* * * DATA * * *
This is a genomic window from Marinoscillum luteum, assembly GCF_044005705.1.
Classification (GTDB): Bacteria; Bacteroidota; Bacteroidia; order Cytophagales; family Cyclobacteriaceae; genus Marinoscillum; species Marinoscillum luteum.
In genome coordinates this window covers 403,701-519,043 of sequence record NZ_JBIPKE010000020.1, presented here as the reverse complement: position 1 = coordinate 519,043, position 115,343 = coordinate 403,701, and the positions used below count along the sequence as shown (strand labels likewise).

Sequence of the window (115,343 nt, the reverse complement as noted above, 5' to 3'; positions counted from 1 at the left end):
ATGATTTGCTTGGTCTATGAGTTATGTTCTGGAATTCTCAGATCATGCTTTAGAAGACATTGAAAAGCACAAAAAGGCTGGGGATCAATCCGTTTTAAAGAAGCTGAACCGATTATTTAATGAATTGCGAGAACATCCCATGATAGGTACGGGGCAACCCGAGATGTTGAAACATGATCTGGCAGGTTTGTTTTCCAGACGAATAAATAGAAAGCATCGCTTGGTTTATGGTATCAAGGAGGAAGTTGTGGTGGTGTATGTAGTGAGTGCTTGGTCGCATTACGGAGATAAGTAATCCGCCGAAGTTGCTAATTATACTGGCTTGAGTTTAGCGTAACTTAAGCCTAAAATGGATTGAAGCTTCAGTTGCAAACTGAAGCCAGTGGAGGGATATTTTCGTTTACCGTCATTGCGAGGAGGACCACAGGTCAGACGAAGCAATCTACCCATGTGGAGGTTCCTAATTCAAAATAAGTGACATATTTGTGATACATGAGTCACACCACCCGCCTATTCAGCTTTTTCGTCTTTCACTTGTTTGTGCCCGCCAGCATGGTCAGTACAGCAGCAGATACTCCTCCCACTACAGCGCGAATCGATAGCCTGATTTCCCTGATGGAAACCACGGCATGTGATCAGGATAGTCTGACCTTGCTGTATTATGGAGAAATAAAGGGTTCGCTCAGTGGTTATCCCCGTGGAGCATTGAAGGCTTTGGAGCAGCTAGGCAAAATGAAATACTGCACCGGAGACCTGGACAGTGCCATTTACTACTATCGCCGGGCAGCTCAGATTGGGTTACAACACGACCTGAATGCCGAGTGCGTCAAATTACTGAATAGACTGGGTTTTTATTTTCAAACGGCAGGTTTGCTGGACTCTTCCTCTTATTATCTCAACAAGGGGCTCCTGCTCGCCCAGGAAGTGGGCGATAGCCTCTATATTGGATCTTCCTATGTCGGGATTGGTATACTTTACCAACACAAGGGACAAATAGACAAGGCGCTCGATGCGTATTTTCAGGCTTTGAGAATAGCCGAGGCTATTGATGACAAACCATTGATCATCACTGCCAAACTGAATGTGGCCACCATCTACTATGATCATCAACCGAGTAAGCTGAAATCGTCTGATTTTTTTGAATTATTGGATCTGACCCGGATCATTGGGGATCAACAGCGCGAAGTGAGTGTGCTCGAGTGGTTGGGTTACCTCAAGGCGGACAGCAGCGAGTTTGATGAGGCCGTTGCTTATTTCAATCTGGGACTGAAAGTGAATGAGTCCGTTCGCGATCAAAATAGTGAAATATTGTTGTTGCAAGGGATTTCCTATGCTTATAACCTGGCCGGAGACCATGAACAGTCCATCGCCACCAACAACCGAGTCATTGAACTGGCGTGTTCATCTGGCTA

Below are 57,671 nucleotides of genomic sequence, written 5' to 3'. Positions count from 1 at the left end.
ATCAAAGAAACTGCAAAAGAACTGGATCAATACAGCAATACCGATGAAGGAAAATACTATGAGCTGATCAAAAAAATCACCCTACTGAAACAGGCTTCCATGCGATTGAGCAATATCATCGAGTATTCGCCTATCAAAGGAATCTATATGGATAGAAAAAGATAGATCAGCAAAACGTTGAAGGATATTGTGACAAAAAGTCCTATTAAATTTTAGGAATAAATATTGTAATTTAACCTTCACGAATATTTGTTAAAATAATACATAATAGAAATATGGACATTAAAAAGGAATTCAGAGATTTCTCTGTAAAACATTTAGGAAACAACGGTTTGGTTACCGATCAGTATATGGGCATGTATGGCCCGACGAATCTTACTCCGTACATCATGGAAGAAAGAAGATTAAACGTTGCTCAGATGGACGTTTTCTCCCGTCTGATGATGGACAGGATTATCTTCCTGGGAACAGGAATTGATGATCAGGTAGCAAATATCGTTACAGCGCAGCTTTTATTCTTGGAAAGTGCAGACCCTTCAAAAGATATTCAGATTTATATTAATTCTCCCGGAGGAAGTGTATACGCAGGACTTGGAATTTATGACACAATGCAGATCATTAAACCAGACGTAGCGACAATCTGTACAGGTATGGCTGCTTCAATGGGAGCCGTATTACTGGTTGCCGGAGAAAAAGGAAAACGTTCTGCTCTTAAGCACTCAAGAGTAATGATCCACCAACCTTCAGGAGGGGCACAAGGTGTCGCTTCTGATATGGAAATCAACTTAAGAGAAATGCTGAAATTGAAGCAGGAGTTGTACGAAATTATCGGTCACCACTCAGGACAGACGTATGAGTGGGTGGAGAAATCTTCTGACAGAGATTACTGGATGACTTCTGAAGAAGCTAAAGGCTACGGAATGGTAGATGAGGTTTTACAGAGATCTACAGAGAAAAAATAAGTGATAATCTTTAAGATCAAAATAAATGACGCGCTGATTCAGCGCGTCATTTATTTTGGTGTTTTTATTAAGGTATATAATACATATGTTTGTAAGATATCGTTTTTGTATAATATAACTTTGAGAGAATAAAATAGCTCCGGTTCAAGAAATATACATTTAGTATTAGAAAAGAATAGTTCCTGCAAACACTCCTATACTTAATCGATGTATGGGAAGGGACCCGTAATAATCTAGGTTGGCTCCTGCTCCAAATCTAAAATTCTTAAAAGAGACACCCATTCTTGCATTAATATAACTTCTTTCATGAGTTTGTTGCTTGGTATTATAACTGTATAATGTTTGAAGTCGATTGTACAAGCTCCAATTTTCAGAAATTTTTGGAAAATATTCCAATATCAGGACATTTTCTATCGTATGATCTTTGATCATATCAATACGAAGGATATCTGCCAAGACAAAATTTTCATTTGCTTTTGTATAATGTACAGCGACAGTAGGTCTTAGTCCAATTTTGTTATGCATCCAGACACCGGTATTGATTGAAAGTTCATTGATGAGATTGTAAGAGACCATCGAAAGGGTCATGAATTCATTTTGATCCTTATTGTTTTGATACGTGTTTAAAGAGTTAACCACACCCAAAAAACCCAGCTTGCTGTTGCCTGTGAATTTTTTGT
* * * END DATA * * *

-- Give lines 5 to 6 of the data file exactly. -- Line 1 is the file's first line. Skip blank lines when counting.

ATGATTTGCTTGGTCTATGAGTTATGTTCTGGAATTCTCAGATCATGCTTTAGAAGACATTGAAAAGCACAAAAAGGCTGGGGATCAATCCGTTTTAAAGAAGCTGAACCGATTATTTAATGAATTGCGAGAACATCCCATGATAGGTACGGGGCAACCCGAGATGTTGAAACATGATCTGGCAGGTTTGTTTTCCAGACGAATAAATAGAAAGCATCGCTTGGTTTATGGTATCAAGGAGGAAGTTGTGGTGGTGTATGTAGTGAGTGCTTGGTCGCATTACGGAGATAAGTAATCCGCCGAAGTTGCTAATTATACTGGCTTGAGTTTAGCGTAACTTAAGCCTAAAATGGATTGAAGCTTCAGTTGCAAACTGAAGCCAGTGGAGGGATATTTTCGTTTACCGTCATTGCGAGGAGGACCACAGGTCAGACGAAGCAATCTACCCATGTGGAGGTTCCTAATTCAAAATAAGTGACATATTTGTGATACATGAGTCACACCACCCGCCTATTCAGCTTTTTCGTCTTTCACTTGTTTGTGCCCGCCAGCATGGTCAGTACAGCAGCAGATACTCCTCCCACTACAGCGCGAATCGATAGCCTGATTTCCCTGATGGAAACCACGGCATGTGATCAGGATAGTCTGACCTTGCTGTATTATGGAGAAATAAAGGGTTCGCTCAGTGGTTATCCCCGTGGAGCATTGAAGGCTTTGGAGCAGCTAGGCAAAATGAAATACTGCACCGGAGACCTGGACAGTGCCATTTACTACTATCGCCGGGCAGCTCAGATTGGGTTACAACACGACCTGAATGCCGAGTGCGTCAAATTACTGAATAGACTGGGTTTTTATTTTCAAACGGCAGGTTTGCTGGACTCTTCCTCTTATTATCTCAACAAGGGGCTCCTGCTCGCCCAGGAAGTGGGCGATAGCCTCTATATTGGATCTTCCTATGTCGGGATTGGTATACTTTACCAACACAAGGGACAAATAGACAAGGCGCTCGATGCGTATTTTCAGGCTTTGAGAATAGCCGAGGCTATTGATGACAAACCATTGATCATCACTGCCAAACTGAATGTGGCCACCATCTACTATGATCATCAACCGAGTAAGCTGAAATCGTCTGATTTTTTTGAATTATTGGATCTGACCCGGATCATTGGGGATCAACAGCGCGAAGTGAGTGTGCTCGAGTGGTTGGGTTACCTCAAGGCGGACAGCAGCGAGTTTGATGAGGCCGTTGCTTATTTCAATCTGGGACTGAAAGTGAATGAGTCCGTTCGCGATCAAAATAGTGAAATATTGTTGTTGCAAGGGATTTCCTATGCTTATAACCTGGCCGGAGACCATGAACAGTCCATCGCCACCAACAACCGAGTCATTGAACTGGCGTGTTCATCTGGCTA

Below are 57,671 nucleotides of genomic sequence, written 5' to 3'. Positions count from 1 at the left end.